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Thompson claims payment failure
Published : 03 Jun 2009 10:04:11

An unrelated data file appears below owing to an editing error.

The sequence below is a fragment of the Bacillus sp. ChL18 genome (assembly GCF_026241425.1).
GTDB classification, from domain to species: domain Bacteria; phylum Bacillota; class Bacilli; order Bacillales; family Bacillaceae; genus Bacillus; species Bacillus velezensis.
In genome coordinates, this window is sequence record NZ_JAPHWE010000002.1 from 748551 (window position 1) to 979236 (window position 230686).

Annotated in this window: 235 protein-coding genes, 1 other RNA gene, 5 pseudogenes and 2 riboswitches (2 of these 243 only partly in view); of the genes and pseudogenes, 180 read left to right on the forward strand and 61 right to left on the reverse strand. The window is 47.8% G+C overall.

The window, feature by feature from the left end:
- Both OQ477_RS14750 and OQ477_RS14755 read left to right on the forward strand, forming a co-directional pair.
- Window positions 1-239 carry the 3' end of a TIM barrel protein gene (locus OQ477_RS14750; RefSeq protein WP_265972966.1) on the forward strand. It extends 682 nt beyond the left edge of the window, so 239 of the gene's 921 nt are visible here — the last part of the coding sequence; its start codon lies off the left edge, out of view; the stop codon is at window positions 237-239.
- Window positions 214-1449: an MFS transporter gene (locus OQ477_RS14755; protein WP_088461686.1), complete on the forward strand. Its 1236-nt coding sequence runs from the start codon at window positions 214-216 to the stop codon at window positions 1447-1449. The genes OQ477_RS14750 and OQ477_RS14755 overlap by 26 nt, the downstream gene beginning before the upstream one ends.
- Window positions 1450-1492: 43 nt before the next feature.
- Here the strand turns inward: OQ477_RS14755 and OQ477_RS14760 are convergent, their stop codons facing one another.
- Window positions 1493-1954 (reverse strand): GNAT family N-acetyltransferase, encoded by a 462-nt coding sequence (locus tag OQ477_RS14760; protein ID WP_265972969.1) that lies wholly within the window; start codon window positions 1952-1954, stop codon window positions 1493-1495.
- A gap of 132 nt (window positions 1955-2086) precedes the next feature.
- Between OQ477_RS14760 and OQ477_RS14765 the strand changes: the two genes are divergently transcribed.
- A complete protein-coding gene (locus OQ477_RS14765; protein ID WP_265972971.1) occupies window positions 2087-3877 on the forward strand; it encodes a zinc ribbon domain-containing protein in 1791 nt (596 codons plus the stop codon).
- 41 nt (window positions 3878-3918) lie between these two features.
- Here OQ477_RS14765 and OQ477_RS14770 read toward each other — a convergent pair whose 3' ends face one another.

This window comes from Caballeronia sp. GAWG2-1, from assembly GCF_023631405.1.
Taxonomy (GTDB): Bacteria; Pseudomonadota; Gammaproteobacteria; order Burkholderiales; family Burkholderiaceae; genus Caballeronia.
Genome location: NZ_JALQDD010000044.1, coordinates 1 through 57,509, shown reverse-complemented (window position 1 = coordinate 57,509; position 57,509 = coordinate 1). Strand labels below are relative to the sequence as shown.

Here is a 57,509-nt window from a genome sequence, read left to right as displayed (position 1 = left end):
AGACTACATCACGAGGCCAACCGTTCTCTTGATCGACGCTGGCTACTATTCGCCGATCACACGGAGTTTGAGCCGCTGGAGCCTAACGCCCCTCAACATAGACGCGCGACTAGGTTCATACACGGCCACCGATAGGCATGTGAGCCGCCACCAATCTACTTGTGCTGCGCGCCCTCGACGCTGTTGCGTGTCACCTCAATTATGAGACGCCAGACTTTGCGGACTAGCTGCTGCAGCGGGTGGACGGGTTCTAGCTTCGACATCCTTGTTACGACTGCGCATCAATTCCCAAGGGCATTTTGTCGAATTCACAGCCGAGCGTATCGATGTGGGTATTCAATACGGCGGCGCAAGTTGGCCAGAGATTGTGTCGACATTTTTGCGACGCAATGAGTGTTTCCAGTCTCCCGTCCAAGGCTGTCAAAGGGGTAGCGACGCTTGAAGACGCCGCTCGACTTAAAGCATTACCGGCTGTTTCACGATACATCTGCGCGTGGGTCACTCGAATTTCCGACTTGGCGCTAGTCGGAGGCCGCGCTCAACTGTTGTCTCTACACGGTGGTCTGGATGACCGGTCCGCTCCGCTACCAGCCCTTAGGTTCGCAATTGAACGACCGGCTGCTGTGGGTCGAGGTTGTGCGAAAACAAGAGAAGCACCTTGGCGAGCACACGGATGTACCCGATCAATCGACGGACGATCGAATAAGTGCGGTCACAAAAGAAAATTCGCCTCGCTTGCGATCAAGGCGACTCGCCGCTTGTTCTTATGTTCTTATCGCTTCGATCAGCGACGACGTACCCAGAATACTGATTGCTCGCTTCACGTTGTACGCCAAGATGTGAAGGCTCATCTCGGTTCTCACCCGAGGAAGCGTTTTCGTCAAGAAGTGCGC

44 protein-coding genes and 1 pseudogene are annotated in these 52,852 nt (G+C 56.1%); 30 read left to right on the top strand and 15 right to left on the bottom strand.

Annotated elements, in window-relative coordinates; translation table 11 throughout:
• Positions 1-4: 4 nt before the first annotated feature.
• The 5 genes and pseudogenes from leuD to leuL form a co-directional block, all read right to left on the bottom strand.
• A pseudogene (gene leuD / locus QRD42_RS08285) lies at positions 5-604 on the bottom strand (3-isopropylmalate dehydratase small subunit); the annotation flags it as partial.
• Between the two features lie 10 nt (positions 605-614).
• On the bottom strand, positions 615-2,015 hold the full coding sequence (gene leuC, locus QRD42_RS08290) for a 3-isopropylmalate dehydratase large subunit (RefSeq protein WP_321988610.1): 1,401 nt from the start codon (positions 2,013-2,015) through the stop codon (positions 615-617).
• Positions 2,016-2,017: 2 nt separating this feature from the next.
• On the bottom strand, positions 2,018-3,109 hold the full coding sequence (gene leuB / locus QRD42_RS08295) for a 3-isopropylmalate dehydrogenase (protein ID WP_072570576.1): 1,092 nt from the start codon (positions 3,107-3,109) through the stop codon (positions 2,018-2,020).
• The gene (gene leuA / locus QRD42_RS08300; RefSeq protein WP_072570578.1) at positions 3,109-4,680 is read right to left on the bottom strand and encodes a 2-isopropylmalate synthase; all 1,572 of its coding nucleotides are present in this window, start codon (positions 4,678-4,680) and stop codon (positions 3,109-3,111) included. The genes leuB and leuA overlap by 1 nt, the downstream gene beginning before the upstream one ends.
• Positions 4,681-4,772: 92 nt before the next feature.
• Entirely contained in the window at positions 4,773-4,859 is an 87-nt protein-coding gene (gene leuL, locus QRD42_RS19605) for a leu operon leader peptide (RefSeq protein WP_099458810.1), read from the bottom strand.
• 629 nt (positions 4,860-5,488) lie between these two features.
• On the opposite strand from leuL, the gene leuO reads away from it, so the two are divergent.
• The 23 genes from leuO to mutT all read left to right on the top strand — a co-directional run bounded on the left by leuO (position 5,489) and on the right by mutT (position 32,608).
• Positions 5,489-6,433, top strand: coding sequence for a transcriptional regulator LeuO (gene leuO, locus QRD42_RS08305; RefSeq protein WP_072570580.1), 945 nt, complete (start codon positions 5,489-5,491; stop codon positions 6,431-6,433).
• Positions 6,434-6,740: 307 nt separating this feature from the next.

Both Setanta and the SPL on Tuesday refused to comment on the matter, while also denying claims an emergency meeting would be held by member clubs on Wednesday to discuss the issue. But it is understood the SPL board were holding discussions this morning and would be reporting back to clubs later on Wednesday. United supremo Thompson said: "It is really just a case of waiting to see what happens. "The money was supposed to be paid on Monday but it never came through and I believe Setanta have several issues to work over at the moment. "Of course I am worried about it but I think every chairman is because it is a significant amount of money." An SPL spokesman admitted a number of decisions were being made behind the scenes to ensure the future of the organisation's relationship with Setanta. The company have already asked to renegotiate their deal with the SPL after losing one of their contracts with the Barclays Premier League. The latest development increases the financial pressure on SPL clubs fearing a loss in revenue from sponsorship, merchandise and season-ticket sales. Kilmarnock chairman Michael Johnston, who said earlier in this year his club could go bust if they were relegated, told the Daily Record: "I am not going to comment on the Setanta situation until we have been briefed by the SPL board. "I am not going to make any assumptions or speculate until I have been handed the facts. "Discussions with Setanta have been ongoing for some time and I have no doubt they will continue." St Mirren general manager Brian Caldwell feels his club would be able to cope with any financial shortfall, but warned players from some clubs may have to go without their end-of-season bonuses.. "We're probably best placed to survive if there is any problem with the TV money," he said. "That has put us in a fortunate position but obviously even we would rather have that money than not have it. "However, other clubs would have been relying on that payment in order to take care of their end-of-season bonuses for players. "It would have been built into their cashflow for this period." PFA Scotland chief executive Fraser Wishart believes some players may be left with no option but to move abroad. He said in the Daily Mail: "This will be a very difficult time for players. "But I would look to other countries to keep playing, places such as Ireland or even to India, where I have a contact who is looking for players. "There are plenty of opportunities in foreign places, such as Hong Kong, if these players are willing to go the distance."